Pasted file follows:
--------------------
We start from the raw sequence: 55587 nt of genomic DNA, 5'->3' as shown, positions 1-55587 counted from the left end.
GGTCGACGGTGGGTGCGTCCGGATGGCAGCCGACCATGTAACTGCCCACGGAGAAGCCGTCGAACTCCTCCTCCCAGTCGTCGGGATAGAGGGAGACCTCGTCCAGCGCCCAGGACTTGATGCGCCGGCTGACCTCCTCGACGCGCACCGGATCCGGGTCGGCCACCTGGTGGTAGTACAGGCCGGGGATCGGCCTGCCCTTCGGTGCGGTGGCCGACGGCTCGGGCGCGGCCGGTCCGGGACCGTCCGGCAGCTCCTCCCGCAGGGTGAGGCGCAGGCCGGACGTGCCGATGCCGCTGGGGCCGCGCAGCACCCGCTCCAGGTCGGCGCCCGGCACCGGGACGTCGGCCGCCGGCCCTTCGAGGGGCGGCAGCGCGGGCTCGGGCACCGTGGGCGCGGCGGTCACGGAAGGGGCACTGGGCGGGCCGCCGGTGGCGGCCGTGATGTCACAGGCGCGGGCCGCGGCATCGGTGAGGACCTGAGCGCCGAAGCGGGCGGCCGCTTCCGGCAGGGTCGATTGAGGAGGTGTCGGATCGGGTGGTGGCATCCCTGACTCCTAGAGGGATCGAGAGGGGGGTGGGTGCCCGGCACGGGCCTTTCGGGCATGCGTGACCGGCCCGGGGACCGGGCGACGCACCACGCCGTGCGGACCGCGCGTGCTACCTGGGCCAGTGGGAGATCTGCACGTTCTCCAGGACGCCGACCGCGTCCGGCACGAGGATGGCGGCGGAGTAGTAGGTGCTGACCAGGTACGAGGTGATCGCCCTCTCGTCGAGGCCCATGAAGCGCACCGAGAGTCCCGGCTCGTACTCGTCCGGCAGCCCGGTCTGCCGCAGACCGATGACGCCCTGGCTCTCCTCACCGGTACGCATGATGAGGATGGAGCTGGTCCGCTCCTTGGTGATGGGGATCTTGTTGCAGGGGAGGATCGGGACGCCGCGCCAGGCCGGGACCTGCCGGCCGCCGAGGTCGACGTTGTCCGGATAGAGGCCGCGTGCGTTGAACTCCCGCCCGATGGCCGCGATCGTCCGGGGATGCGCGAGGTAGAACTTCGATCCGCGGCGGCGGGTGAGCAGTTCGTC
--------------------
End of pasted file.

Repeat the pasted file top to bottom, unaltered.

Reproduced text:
We start from the raw sequence: 55587 nt of genomic DNA, 5'->3' as shown, positions 1-55587 counted from the left end.
GGTCGACGGTGGGTGCGTCCGGATGGCAGCCGACCATGTAACTGCCCACGGAGAAGCCGTCGAACTCCTCCTCCCAGTCGTCGGGATAGAGGGAGACCTCGTCCAGCGCCCAGGACTTGATGCGCCGGCTGACCTCCTCGACGCGCACCGGATCCGGGTCGGCCACCTGGTGGTAGTACAGGCCGGGGATCGGCCTGCCCTTCGGTGCGGTGGCCGACGGCTCGGGCGCGGCCGGTCCGGGACCGTCCGGCAGCTCCTCCCGCAGGGTGAGGCGCAGGCCGGACGTGCCGATGCCGCTGGGGCCGCGCAGCACCCGCTCCAGGTCGGCGCCCGGCACCGGGACGTCGGCCGCCGGCCCTTCGAGGGGCGGCAGCGCGGGCTCGGGCACCGTGGGCGCGGCGGTCACGGAAGGGGCACTGGGCGGGCCGCCGGTGGCGGCCGTGATGTCACAGGCGCGGGCCGCGGCATCGGTGAGGACCTGAGCGCCGAAGCGGGCGGCCGCTTCCGGCAGGGTCGATTGAGGAGGTGTCGGATCGGGTGGTGGCATCCCTGACTCCTAGAGGGATCGAGAGGGGGGTGGGTGCCCGGCACGGGCCTTTCGGGCATGCGTGACCGGCCCGGGGACCGGGCGACGCACCACGCCGTGCGGACCGCGCGTGCTACCTGGGCCAGTGGGAGATCTGCACGTTCTCCAGGACGCCGACCGCGTCCGGCACGAGGATGGCGGCGGAGTAGTAGGTGCTGACCAGGTACGAGGTGATCGCCCTCTCGTCGAGGCCCATGAAGCGCACCGAGAGTCCCGGCTCGTACTCGTCCGGCAGCCCGGTCTGCCGCAGACCGATGACGCCCTGGCTCTCCTCACCGGTACGCATGATGAGGATGGAGCTGGTCCGCTCCTTGGTGATGGGGATCTTGTTGCAGGGGAGGATCGGGACGCCGCGCCAGGCCGGGACCTGCCGGCCGCCGAGGTCGACGTTGTCCGGATAGAGGCCGCGTGCGTTGAACTCCCGCCCGATGGCCGCGATCGTCCGGGGATGCGCGAGGTAGAACTTCGATCCGCGGCGGCGGGTGAGCAGTTCGTC